How should we talk about Brexit?

This monumental day has been a day of firsts: my first vote in a referendum, the UK being the first country to ever leave the EU, and finally the first working class revolt in the UK for many years. Granted by Cameron to appease twitchy Eurosceptic Tory backbenchers and the insidious creep of UKIP, like many referenda this has not really been about what is asked on the ballot paper. Instead it has been about British identity, compounded by more than just class, but by income, race, geography, age, gender, profession, education, nationalism and inequality.

The reaction to Brexit on social media has been furious. Accusations of Leave voters ‘shafting’ the country, Leave voters making people ‘ashamed to be British’, and some just calling Leave voters ‘fucking idiots’. The friends I have on social media, like myself, are nearly all staunchly middle class, university educated and living comfortably. Many of them of who voted Remain can’t understand why people voted to Leave. A friend tweeted saying the silence of the Leave voters on Facebook implied that they were embarrassed with their decision.

But the problem isn’t that Leave voters are too embarrassed to speak out, but that my friends aren’t friends with the large swathes of people who voted out. As Owen Jones predicted, we came out of the EU as a result of ‘votes cast by discontented working-class people’. Andy Burnham was right when he said that the Remain campaign had been ‘too much Hampstead and not enough Hull’. Whilst those in Hampstead have been the winners of globalisation, those in Hull feel they have been left behind. Increasing in work job poverty, zero hours contracts, the collapse of the manufacturing industry, deindustrialisation, a shortage of council housing and struggling public services have seen working class communities feel that not only is nobody listening, but that nobody cares.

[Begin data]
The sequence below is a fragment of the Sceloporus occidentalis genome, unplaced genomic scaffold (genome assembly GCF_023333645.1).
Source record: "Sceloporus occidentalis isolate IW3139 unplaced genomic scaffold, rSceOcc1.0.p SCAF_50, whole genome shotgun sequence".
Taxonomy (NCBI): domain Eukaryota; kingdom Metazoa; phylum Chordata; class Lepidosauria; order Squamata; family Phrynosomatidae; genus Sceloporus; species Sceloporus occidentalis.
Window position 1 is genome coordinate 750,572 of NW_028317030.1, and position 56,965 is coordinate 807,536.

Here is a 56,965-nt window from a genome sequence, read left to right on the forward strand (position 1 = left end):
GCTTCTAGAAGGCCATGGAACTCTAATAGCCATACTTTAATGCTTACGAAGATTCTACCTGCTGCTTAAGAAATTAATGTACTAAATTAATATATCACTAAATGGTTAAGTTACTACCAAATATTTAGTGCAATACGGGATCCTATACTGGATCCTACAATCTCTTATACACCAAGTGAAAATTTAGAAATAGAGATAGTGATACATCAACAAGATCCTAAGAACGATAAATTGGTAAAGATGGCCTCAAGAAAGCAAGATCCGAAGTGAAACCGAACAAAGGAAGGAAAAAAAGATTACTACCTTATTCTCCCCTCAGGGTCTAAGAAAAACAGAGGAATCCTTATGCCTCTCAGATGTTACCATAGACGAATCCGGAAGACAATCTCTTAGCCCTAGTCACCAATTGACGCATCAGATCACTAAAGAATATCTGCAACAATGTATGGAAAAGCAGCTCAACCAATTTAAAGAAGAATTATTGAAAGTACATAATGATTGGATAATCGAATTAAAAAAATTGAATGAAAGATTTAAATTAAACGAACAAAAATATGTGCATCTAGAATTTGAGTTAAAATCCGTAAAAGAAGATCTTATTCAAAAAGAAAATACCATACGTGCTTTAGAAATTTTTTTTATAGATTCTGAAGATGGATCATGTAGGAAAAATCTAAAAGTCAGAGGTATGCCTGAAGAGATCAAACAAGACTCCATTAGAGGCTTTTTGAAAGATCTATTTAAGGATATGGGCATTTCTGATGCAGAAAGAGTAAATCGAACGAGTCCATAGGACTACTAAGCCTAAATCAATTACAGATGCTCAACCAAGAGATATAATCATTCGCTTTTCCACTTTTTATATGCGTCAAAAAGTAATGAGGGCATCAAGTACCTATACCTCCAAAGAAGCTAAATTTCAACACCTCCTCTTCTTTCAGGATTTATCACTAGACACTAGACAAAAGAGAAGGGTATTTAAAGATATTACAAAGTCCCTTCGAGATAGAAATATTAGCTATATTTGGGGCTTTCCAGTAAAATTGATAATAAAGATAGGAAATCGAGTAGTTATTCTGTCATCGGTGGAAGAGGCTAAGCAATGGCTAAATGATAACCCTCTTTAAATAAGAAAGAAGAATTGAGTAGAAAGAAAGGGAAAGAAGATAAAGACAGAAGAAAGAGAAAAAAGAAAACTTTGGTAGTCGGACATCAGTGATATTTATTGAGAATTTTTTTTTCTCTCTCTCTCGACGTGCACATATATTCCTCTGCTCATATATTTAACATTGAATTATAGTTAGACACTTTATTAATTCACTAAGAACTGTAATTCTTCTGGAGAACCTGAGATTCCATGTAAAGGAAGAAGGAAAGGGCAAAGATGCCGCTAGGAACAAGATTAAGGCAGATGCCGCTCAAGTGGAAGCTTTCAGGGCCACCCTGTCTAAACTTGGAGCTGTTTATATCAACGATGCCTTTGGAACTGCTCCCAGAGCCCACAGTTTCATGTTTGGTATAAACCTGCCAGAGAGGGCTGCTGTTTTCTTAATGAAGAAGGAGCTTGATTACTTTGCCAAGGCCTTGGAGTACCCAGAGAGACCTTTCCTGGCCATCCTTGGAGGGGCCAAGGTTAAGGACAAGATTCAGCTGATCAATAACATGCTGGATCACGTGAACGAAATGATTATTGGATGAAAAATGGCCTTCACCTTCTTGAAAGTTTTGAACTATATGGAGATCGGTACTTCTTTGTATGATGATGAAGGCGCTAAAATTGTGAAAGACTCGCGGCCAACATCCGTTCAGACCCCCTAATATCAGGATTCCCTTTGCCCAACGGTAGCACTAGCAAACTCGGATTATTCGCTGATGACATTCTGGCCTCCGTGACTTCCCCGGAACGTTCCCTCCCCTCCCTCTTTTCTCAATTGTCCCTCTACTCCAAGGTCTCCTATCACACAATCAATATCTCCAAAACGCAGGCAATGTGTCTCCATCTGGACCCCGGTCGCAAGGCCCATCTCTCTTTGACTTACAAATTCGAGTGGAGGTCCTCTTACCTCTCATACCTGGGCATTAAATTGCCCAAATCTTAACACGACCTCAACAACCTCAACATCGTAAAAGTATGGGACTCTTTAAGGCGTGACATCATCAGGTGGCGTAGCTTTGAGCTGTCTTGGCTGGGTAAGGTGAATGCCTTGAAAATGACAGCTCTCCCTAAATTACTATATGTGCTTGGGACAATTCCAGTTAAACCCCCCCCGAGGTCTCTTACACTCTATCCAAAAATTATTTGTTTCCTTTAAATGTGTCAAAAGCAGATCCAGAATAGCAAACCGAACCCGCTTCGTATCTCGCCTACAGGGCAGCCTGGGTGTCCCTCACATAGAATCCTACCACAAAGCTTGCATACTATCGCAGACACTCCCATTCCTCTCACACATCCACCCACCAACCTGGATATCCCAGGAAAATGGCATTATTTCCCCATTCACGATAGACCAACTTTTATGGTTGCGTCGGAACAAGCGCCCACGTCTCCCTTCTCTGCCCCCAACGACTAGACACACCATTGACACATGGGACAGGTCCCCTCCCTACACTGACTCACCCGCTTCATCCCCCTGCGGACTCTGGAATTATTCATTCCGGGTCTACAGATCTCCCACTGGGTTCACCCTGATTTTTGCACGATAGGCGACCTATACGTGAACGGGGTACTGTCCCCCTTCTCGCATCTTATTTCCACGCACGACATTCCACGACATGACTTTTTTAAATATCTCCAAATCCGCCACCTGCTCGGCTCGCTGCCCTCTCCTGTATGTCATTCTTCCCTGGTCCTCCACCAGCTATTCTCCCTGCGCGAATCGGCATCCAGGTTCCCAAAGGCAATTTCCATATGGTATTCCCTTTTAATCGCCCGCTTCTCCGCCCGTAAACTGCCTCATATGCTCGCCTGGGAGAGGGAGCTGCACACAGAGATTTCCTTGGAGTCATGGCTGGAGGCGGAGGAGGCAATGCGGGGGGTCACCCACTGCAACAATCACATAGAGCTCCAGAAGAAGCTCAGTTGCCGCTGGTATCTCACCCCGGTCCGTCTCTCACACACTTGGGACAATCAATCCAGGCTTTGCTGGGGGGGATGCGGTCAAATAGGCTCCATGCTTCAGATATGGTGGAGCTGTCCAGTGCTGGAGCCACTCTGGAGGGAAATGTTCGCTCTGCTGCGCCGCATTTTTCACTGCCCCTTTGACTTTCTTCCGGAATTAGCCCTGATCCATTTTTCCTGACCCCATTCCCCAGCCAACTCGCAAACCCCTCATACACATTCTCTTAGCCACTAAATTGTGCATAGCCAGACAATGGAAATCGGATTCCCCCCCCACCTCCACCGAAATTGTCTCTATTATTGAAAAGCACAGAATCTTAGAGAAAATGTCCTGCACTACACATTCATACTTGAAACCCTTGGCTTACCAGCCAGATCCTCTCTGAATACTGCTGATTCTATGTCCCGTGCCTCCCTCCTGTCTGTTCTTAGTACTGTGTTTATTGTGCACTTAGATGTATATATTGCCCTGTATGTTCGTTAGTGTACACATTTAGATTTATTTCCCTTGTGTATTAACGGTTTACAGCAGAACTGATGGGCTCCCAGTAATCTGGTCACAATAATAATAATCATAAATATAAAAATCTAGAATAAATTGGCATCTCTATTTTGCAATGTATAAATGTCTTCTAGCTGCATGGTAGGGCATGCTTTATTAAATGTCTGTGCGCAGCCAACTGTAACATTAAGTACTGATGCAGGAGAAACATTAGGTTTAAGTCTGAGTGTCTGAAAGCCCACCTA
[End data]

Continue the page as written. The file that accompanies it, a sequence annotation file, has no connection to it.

Diane Abbott said that this vote was ‘foremost a roar of defiance against the Westminster elite’. Obama, Cameron, Corbyn, corporations and large swathes of the media told us to Remain. They warned of economic catastrophe and uncertainty, without realising that for many communities, this was already a daily reality. The frustration felt by those failed by our system has spilled over. Rationally and clearly, the working class have come to a consensus rejecting the message of the elites.

It is easy to tell ourselves Leave voters are just Nigel Farage in waiting, dripping in England flags and bigotry, racists who didn’t do their research. It is easy to believe that those who voted Leave did so on the back of a misunderstanding, and that if only they’d listened to the right people that they would have come to their senses. It is easy to accuse those who voted to Leave of being stupid, gullible, led astray.

Yes, there will be racists who voted to Leave. There will also be racists who voted Remain. To paint all concerns over immigration as racist, often whilst living in a metropolitan bubble, is condescending. It is patronising to imply that working people failed to understand the gravity of the question asked. So many who voted to leave feel disconnected from the rest of the country already, and the anger, disdain and snobbery I have seen on social media will do nothing to patch this up. We must look at how 75% of people in Islington can want to remain, whilst 72% of people in Castle Point want out. The division in the UK between Hampstead and Hull, Islington and Castle Point, Brighton and Sunderland contributed to our decision to leave the EU. We must seek to understand, not to resent.

This division was not created by the EU referendum, nor will it be removed by the result. Rather, the referendum has shone a light on a chasm that has been deepening and widening for years. I hope that this referendum can help us begin to address the pain felt by so many, and ignored for so long.

Image:  justgrmes

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